Young People’s Coping Strategies When Dealing With Their Own and a Friend’s Symptoms of Poor Mental Health: A Qualitative Study

Sofia M. Pimenta, Simon C. Hunter, Susan Rasmussen, Nicola Cogan, Bethany Martin

Research output: Contribution to journalArticlepeer-review

Abstract

Young people struggle to seek help for their mental health, despite having different resources available. As the coping process is very complex, and elements such as trust and availability of resources have been said to influence it, this study aimed to understand how young people cope with their own or a friend’s symptoms of poor mental health. Eleven young people (13–15 years old) were interviewed. Thematic Analysis of the interviews showed that participants reported different coping strategies for dealing with their own hypothetical symptoms and those of a friend. Participants identified the social impact of experiencing symptoms of poor mental health and choice of resources as the main factors influencing their coping strategies. For their own symptoms, young people expressed concern about being judged and that they would only disclose to someone they trust. Participants would not disclose a friend’s symptoms because they did not want to break their trust. Finally, choice of resources was mainly influenced by the severity of symptoms being experienced, especially when it comes to asking for professional help. This study contributes to a better understanding of the different ways in which young people cope with their own symptoms and symptoms experienced by a friend.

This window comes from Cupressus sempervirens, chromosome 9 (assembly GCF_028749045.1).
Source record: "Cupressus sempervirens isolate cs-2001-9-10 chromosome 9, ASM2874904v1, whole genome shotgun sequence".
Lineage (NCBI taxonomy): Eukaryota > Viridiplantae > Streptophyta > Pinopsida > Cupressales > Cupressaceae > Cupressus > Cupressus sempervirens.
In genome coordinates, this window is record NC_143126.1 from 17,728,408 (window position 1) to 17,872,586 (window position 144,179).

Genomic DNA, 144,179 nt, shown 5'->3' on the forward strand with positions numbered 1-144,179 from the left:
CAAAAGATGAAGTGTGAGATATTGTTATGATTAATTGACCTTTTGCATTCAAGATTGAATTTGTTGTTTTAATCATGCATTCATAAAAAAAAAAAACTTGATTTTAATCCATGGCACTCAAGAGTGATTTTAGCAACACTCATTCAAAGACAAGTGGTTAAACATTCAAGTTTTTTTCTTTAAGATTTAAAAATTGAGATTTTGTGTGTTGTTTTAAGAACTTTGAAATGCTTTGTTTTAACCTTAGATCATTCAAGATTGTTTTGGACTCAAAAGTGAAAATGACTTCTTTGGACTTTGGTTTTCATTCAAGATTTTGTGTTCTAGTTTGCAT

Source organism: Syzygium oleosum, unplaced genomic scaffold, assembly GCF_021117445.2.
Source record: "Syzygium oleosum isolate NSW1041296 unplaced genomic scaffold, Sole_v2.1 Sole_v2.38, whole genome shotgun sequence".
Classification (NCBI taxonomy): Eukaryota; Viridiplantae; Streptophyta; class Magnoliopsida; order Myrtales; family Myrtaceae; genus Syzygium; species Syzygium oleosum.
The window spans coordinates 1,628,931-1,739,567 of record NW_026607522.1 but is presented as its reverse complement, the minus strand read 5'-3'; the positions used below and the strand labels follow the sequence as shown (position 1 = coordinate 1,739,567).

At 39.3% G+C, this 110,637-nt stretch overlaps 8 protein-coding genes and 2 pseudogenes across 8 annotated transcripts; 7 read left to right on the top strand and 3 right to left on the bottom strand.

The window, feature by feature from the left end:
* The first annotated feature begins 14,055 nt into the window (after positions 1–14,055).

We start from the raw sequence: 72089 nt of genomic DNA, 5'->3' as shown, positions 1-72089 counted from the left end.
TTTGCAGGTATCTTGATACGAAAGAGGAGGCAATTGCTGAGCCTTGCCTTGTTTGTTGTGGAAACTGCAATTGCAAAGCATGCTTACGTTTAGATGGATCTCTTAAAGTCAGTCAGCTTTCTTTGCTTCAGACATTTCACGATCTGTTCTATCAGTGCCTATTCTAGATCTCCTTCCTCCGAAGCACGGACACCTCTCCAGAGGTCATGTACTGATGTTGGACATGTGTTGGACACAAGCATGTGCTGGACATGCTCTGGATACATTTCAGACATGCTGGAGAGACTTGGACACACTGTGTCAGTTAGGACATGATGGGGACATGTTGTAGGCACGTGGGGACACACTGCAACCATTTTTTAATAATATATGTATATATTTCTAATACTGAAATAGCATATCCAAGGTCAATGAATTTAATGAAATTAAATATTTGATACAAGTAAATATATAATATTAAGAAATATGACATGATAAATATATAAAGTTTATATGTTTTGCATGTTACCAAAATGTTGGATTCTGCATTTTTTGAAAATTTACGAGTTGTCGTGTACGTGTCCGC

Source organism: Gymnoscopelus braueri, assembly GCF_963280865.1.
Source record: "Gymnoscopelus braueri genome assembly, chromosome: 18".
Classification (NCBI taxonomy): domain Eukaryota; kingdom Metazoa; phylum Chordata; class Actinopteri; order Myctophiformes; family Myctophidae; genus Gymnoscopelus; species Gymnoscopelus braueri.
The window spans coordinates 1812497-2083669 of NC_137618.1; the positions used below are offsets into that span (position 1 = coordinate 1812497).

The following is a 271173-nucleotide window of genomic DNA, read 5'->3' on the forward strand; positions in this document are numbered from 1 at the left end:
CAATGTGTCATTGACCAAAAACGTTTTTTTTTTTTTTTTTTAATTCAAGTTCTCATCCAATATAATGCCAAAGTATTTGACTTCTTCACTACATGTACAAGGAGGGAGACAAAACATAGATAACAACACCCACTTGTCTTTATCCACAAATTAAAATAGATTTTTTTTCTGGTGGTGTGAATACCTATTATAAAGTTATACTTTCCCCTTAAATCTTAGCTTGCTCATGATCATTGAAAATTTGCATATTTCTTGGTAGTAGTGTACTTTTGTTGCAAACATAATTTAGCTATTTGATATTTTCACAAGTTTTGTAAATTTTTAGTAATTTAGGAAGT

Original languageEnglish
JournalJournal of Adolescent Research
DOIs
Publication statusE-pub ahead of print - 15 Dec 2021

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